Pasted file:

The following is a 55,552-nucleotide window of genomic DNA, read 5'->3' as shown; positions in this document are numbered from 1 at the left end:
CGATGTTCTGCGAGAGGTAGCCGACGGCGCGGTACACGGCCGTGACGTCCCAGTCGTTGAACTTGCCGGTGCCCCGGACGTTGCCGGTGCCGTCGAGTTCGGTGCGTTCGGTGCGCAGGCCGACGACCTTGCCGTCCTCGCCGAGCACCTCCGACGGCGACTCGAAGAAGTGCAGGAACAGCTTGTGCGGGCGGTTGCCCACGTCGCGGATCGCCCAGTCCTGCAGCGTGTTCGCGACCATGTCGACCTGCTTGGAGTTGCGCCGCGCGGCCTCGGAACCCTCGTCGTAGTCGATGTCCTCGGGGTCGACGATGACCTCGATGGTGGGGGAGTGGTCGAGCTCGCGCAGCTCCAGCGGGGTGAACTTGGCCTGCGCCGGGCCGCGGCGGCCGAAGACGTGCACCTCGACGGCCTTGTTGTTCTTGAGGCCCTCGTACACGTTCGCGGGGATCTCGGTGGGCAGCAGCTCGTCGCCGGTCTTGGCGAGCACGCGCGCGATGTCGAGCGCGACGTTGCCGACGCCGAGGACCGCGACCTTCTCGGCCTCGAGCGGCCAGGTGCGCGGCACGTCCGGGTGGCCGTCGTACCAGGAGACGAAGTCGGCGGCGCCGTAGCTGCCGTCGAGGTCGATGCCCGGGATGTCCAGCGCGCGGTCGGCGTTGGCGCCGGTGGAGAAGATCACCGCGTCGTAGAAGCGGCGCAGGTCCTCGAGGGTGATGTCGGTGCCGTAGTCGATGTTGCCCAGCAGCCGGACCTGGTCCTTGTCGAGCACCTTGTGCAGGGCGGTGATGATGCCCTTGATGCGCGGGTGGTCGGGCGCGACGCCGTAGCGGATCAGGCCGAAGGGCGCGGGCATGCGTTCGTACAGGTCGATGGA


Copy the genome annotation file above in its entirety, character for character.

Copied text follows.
The following is a 55,552-nucleotide window of genomic DNA, read 5'->3' as shown; positions in this document are numbered from 1 at the left end:
CGATGTTCTGCGAGAGGTAGCCGACGGCGCGGTACACGGCCGTGACGTCCCAGTCGTTGAACTTGCCGGTGCCCCGGACGTTGCCGGTGCCGTCGAGTTCGGTGCGTTCGGTGCGCAGGCCGACGACCTTGCCGTCCTCGCCGAGCACCTCCGACGGCGACTCGAAGAAGTGCAGGAACAGCTTGTGCGGGCGGTTGCCCACGTCGCGGATCGCCCAGTCCTGCAGCGTGTTCGCGACCATGTCGACCTGCTTGGAGTTGCGCCGCGCGGCCTCGGAACCCTCGTCGTAGTCGATGTCCTCGGGGTCGACGATGACCTCGATGGTGGGGGAGTGGTCGAGCTCGCGCAGCTCCAGCGGGGTGAACTTGGCCTGCGCCGGGCCGCGGCGGCCGAAGACGTGCACCTCGACGGCCTTGTTGTTCTTGAGGCCCTCGTACACGTTCGCGGGGATCTCGGTGGGCAGCAGCTCGTCGCCGGTCTTGGCGAGCACGCGCGCGATGTCGAGCGCGACGTTGCCGACGCCGAGGACCGCGACCTTCTCGGCCTCGAGCGGCCAGGTGCGCGGCACGTCCGGGTGGCCGTCGTACCAGGAGACGAAGTCGGCGGCGCCGTAGCTGCCGTCGAGGTCGATGCCCGGGATGTCCAGCGCGCGGTCGGCGTTGGCGCCGGTGGAGAAGATCACCGCGTCGTAGAAGCGGCGCAGGTCCTCGAGGGTGATGTCGGTGCCGTAGTCGATGTTGCCCAGCAGCCGGACCTGGTCCTTGTCGAGCACCTTGTGCAGGGCGGTGATGATGCCCTTGATGCGCGGGTGGTCGGGCGCGACGCCGTAGCGGATCAGGCCGAAGGGCGCGGGCATGCGTTCGTACAGGTCGATGGA